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  • Widescreen 2.35:1
  • 16:9 Enhanced
  • English: Dolby Digital Stereo
    English, English - Hearing Impaired


    Warner Bros./Warner Home Video . R4 . COLOR . 110 mins . M15+ . PAL


    Surprisingly, this film impressed me a bit. I was expecting a run of the mill horror flick, but actually got a fairly intelligent and well-crafted mystery film with a horror theme.

    Based in New York City, a rich corporate type and his wife are brutally slaughtered in Battery Park, leading washed-up detective Dewey Wilson into an increasingly bizarre investigation. With the help of cutting edge forensics in the form of Withington (Gregory Hines), an attendant with the coroner’s office, curious facts begin to emerge as similar crimes continue.

    "You can’t eat just one..."

    With diseased organs being removed and parts of the bodies being eaten, Dewey gets closer to the truth through Eddie Holt (Edward James Olmos), a Native American now working the high steel of New York’s bridges. Running alongside is a terrorist angle that has some similarities to the case and it isn’t long until the two collide, revealing the truth... or do they?

    Like I said, it’s a mystery, so I won’t rat out the ending here, regardless of the title kinda doing so. And as to the cover art on the DVD, well... I might say that this actually detracts from the quality of the film, as it looks like a cheesy horror film when it actually delivers so much more.


    A lot of the film is set among the ruins of the projects, with some incredibly nice gothic shots of a burnt-out church among the slums. Delivered in the full cinema aspect ratio of 2.35:1 (despite the cover saying it’s only 1.85:1) with anamorphic enhancement, the full use of the screen size has been beautifully crafted to include the full scope of the city and the ruins and the church against bloody sunsets. This is a lot of the film’s appeal right here in the visuals that truly set the scene and put across the film’s point.

    Whilst some interior scenes are grainy, these don’t occur frequently, although a good example can be seen at 1:33:55 - 1:34:00. Colours are bright and vibrant, though we don’t get a wide range of warm colours, rather a wide array of earth tones to lend feeling to the urban decay. Contrast is quite dark in the opening night scenes of the film, though this sets itself right before the next night shots come along and doesn’t repeat itself. Film artefacts naturally occur, although these aren’t frequent and not too distracting when they do. There is a film reflection or ripple at 1:22:43 that is probably the worst offender, and even this is brief and barely noticed. Shadow detail is quite excellent as well and pretty important in a horror vehicle with a lot of night scenes and eerie shadows. A remarkably nice visual transfer overall.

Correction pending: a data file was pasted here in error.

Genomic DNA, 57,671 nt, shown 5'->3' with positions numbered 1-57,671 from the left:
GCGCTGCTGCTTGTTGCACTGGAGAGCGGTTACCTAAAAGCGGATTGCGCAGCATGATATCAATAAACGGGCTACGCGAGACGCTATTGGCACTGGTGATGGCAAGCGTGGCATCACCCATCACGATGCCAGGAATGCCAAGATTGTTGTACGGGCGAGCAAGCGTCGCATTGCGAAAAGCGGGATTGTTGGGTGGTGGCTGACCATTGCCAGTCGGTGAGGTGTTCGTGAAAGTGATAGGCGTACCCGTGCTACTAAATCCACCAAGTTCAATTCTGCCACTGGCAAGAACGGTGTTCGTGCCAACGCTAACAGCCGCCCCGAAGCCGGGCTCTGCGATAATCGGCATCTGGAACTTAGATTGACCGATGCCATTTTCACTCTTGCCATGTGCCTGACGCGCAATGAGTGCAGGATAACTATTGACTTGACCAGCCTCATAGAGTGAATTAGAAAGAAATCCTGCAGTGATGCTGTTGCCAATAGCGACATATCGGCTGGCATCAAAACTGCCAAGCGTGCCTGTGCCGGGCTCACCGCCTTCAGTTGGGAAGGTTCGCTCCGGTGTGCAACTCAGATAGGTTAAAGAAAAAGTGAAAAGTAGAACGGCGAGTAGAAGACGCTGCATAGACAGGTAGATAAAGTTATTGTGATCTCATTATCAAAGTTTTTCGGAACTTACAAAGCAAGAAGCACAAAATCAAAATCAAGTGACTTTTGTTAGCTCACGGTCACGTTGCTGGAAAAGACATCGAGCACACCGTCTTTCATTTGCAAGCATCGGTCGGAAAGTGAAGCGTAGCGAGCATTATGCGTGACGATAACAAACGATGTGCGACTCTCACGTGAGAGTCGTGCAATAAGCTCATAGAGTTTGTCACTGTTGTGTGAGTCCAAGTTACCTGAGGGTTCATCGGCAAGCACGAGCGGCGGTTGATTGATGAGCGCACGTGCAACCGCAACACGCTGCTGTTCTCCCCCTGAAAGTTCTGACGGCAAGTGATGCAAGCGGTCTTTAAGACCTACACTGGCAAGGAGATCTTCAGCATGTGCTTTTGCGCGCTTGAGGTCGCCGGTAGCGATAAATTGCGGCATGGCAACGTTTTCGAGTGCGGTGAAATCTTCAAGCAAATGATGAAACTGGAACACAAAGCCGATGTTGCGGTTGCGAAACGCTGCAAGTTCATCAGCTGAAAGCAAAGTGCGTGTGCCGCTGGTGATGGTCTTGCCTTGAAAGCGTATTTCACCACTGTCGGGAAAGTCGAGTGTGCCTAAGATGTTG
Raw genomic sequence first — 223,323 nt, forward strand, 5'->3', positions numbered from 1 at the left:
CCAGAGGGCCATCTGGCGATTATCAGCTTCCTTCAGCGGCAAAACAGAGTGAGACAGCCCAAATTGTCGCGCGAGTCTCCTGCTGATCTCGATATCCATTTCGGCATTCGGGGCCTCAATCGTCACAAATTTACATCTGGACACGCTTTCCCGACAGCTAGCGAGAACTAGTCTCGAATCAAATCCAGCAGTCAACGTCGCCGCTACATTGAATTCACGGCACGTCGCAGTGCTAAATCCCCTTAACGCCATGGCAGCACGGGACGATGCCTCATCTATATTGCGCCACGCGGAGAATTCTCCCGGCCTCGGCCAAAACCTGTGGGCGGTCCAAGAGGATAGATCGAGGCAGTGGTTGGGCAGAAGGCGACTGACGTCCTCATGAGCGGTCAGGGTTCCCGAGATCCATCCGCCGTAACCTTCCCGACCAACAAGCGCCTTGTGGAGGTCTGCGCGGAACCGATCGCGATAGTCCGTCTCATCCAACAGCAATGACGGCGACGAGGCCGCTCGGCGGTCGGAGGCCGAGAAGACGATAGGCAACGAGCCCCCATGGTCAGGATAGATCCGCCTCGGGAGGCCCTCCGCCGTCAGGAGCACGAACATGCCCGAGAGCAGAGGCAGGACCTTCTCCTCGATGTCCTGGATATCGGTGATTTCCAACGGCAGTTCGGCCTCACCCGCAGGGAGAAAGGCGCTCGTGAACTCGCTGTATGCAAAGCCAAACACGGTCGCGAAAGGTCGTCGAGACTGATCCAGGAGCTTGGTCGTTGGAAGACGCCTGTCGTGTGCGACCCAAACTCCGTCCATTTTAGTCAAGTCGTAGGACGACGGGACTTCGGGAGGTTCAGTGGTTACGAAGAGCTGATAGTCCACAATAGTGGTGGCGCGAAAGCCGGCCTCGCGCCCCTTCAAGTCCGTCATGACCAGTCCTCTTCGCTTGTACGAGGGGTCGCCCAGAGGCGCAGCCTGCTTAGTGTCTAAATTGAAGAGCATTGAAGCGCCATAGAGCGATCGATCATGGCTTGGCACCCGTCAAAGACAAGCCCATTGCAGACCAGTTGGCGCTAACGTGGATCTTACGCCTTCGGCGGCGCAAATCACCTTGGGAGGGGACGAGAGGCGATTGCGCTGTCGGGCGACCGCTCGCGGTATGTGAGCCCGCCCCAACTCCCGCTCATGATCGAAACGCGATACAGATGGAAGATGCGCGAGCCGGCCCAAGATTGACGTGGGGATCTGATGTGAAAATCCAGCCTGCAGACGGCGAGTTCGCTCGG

Dolby Digital stereo seems the option of the day in these older pieces, but for the film’s purposes this is entirely adequate. Dialogue is perhaps a little lower than the surrounding music, unbalancing the levels just slightly. However, the music is an important part of any horror film, and the score by James Horner (Titanic, The Mask of Zorro) is quite able and does build the tension nicely.

    Sound effects, while few, do come from the stock canister a little in gunfire, but then, what doesn’t? When we see through the eyes of the ‘unknown predator’ there is a peculiar vision to the picture accompanied by a sort of audible hissing/understated growling much in the same way the Predator saw and heard in the Arnold Schwarzenegger vehicle, Twins. No, Predator, actually, not Twins. Oh well, same thing.


    All down in the morgue with tags on their toes. Oh, no, wait, there are interactive menus and scene access. My mistake...


    Entirely watchable, if a little long at 110 minutes, this is a truly surprising film. The quality of some bloody special effects are pretty top notch, even by today’s standard and haven’t aged much at all. Great performances from the entire cast - who are taking the film seriously - really add depth to it. Unfortunately, Dewey’s character doesn’t quite get developed enough, as we learn something about him burning out, but are never quite filled in on how or why and why it should matter to the case.

    Be that as it may, this is still a visually stunning film with some fantastic shots of New York City circa 1981 from some unusual vantage points and has an interesting storyline and great performances. Plus, when given the cheap asking price, this represents some pretty fine value. Recommended viewing for the horror fan, or even those who enjoy an X-Files-style mystery.

  • LINK: http://www.dvd.net.au/review.cgi?review_id=3244
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      And I quote...
    "The gothic New York City captured in a visually stunning and curiously X-Files style horror mystery from 1981."
    - Jules Faber
      Review Equipment
    • DVD Player:
          Nintaus DVD-N9901
    • TV:
          Sony 51cm
    • Receiver:
    • Speakers:
    • Surrounds:
          No Name
    • Audio Cables:
          Standard Optical
    • Video Cables:
          Standard Component RCA
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